September 17, 2020
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Decorated Officer, Jovial Gentleman And A Fighter: Tribute To Wing Commander Deepak Sathe

Captain Deepak Sathe had survived an air crash in the early nineties while he was with the Indian Air Force. After he sustained multiple skull injuries, no one thought he would fly again. But his amazing mental strength and love for flying saw him back in the cockpit.

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Decorated Officer, Jovial Gentleman And A Fighter: Tribute To Wing Commander Deepak Sathe
Captain Deepak Sathe died in the Air India Express plane crash in Kerala
Decorated Officer, Jovial Gentleman And A Fighter: Tribute To Wing Commander Deepak Sathe
outlookindia.com
2020-08-09T14:51:33+05:30

How many times have there been survivors in a major air crash like the one at Kozhikode? Eighteen people died but nearly 10 times that number survived the crash which is nothing short of a miracle and surely a tribute to the skills of the pilots who battled terrible odds.

The Captain of the ill-fated Air India aircraft, Wing Commander Deepak Sathe (Retd), had an experience of more than 10,000 flying hours on Boeing-737s. He had landed on this very runway more than 20 times. He was flying Air India Express flight IX 1344 carrying passengers from Dubai, which skidded off the runway at Kozhikode International Airport on Friday.

He would have made great efforts to ensure that the aircraft did not catch fire, burning up fuel and switching off the engine before coming in for the landing. But for these actions, the death toll in the accident could have been much higher had the fuel tank of the aircraft gone up in flames on landing.

Career in the Indian Air Force

A former Indian Air Force Test Pilot, Commander Sathe had won the President’s Gold Medal, topping his course both at the National Defence Academy (NDA) and also at the Air Force Academy (AFA) where he won the coveted Sword of Honour as the Best Flight Cadet of the 127th Pilot’s Course, or 127 PC as it was called, in June 1981. He served in the IAF for 22 years, initially flying MiG 21s for the Golden Arrows, the 17 Squadron at Ambala which was recently equipped with Rafales. He was to return to AFA later as a qualified Flight Instructor, teaching budding Air Force Pilots to fly Kirans.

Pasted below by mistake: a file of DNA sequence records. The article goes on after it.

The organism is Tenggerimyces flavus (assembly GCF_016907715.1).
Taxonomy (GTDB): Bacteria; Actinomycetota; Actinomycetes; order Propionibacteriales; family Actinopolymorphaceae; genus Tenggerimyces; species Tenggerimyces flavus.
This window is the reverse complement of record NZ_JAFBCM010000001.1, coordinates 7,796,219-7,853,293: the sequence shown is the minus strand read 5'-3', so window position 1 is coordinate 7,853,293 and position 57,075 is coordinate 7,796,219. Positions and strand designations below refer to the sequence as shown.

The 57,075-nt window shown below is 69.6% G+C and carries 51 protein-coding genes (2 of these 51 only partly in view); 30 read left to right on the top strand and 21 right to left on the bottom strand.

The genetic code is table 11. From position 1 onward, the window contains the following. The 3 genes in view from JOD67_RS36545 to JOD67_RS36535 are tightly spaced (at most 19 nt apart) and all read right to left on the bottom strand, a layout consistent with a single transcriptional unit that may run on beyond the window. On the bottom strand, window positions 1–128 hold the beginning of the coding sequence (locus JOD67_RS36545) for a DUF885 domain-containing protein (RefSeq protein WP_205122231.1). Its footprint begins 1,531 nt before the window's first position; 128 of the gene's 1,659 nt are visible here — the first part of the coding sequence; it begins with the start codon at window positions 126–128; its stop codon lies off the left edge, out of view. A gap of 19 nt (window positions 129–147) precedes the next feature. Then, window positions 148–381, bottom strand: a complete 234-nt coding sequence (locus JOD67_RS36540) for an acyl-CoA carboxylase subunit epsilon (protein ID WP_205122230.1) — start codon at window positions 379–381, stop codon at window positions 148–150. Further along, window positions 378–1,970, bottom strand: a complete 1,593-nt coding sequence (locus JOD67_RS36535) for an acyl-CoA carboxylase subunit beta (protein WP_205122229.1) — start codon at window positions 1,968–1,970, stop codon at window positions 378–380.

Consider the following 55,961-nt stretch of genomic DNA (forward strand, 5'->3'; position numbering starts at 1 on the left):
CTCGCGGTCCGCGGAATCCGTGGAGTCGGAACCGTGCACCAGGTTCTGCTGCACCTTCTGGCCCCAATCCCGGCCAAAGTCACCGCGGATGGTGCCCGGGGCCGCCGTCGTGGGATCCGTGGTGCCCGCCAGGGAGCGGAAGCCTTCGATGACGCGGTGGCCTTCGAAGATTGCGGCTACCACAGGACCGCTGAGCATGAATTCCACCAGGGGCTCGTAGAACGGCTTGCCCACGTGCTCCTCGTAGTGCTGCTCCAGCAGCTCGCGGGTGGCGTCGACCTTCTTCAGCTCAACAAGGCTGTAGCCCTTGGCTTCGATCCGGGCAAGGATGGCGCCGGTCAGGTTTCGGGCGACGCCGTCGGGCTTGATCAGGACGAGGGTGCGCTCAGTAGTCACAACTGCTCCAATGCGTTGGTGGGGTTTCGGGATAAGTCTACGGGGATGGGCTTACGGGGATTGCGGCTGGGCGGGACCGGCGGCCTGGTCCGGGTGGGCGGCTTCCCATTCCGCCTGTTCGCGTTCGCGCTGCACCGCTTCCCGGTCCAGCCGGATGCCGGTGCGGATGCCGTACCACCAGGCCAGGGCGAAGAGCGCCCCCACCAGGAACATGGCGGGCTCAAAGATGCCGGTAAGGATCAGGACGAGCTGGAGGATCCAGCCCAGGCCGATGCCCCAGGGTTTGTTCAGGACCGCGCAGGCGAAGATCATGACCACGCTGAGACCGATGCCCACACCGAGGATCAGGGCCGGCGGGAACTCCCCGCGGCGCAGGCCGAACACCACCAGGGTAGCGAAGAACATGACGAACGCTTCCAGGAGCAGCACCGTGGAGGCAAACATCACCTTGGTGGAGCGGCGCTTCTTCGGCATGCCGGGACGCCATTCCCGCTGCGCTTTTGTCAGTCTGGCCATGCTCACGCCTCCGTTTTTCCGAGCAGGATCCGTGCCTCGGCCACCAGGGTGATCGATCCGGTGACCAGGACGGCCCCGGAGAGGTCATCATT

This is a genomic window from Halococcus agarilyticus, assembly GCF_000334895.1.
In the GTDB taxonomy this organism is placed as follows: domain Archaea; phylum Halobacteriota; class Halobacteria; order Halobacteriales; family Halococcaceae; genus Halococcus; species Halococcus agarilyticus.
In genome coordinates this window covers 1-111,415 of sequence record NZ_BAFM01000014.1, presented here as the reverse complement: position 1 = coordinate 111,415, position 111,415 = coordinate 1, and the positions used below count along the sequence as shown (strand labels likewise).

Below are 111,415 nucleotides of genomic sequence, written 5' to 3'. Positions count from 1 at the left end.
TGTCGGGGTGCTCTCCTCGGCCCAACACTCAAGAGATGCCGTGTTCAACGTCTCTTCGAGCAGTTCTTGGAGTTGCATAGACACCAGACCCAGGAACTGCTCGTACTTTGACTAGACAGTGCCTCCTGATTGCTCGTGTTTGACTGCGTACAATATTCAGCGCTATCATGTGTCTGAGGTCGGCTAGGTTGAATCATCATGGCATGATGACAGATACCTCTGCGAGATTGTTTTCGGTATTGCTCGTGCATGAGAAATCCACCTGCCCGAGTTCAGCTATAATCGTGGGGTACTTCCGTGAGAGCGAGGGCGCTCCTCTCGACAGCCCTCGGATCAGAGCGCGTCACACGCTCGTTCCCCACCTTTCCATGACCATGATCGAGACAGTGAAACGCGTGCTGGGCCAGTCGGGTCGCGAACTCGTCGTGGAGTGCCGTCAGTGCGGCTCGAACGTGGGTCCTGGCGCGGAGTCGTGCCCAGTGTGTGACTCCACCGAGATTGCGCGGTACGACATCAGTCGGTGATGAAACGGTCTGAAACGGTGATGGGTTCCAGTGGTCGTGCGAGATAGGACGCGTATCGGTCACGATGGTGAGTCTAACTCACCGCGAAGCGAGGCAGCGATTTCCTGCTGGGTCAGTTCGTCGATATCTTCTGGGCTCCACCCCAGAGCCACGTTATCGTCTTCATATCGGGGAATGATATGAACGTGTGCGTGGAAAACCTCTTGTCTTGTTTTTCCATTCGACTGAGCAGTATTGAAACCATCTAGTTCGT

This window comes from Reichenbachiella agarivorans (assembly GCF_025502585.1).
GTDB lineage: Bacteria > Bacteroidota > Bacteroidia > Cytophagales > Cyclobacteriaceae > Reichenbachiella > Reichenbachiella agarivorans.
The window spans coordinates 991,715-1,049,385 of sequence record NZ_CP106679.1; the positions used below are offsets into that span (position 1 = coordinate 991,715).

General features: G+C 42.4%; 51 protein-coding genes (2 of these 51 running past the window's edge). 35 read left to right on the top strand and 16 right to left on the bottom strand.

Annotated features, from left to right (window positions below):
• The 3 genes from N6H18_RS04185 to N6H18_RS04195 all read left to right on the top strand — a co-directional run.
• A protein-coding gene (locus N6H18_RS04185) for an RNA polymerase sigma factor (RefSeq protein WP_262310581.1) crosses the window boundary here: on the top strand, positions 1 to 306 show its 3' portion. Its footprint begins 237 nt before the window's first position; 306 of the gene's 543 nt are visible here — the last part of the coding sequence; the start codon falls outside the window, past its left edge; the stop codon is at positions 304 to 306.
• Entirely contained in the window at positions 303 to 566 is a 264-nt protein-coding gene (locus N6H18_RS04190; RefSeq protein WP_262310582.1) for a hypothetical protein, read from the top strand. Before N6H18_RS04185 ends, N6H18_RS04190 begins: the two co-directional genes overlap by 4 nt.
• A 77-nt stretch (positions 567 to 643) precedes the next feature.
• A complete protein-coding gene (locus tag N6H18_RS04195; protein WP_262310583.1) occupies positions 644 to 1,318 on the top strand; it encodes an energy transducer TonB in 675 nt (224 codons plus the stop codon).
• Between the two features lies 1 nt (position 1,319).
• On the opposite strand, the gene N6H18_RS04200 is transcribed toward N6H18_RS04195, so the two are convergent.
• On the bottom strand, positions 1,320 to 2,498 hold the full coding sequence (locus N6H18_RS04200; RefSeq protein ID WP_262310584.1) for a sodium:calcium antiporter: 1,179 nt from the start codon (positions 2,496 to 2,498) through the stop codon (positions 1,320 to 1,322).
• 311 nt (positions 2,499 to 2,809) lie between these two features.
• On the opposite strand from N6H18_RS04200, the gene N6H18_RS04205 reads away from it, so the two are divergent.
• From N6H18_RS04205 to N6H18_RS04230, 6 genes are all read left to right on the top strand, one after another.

He went on to become an IAF Test Pilot at the prestigious Aircraft & Systems Training Establishment (ASTE) at Bengaluru. Needless to say, being a test pilot is a job fraught with risks and the selection process is one of the toughest and most rigorous. Only the very best get through.

He had survived an air crash in the early nineties while he was still with the Indian Air Force. He was hospitalised for 6 months for multiple skull injuries and no one thought he would fly again. But his amazing mental strength and love for flying saw him back in the cockpit, doing what he loved and did best. It was a miracle brought about by sheer courage and will power.

An Officer and Gentleman

Easygoing and jovial, Captain Sathe was a good Squash player and loved to get a game whenever he could. Generous to a fault, he never shied away from helping others, going out of his way to do so. Whether it was his coursemates in their studies at the Training Establishments or young Flight Cadets whom he taught how to fly, or people generally in need of a helping hand, Deepak Sathe was always there for everyone who needed him. When asked about the 'Vande Bharat' Missions that he had been flying, he had typically replied that he was proud of bringing back his countrymen from the Arab countries who had been stranded abroad due to the COVID-19 crisis sweeping across the world.

He leaves behind his wife and two sons, both pass outs of IIT Mumbai. His parents Colonel (Retd) and Mrs Vasant Sathe live in Nagpur. His brother, late Captain Vikas Sathe, an Army officer, had laid down his life fighting terrorists in Jammu and Kashmir some years ago.

Rest in peace, braveheart! You did your best for your countrymen even in your final moments, battling a doomed aircraft, true to the Armed Forces credo of “My own safety and Welfare comes last, each and every time.”

Salute to an Officer and Gentleman!

(The writer, a retired Wing Commander, served in the Indian Air Force for 24 years and played Ranji Trophy for the Services team. Views are personal)


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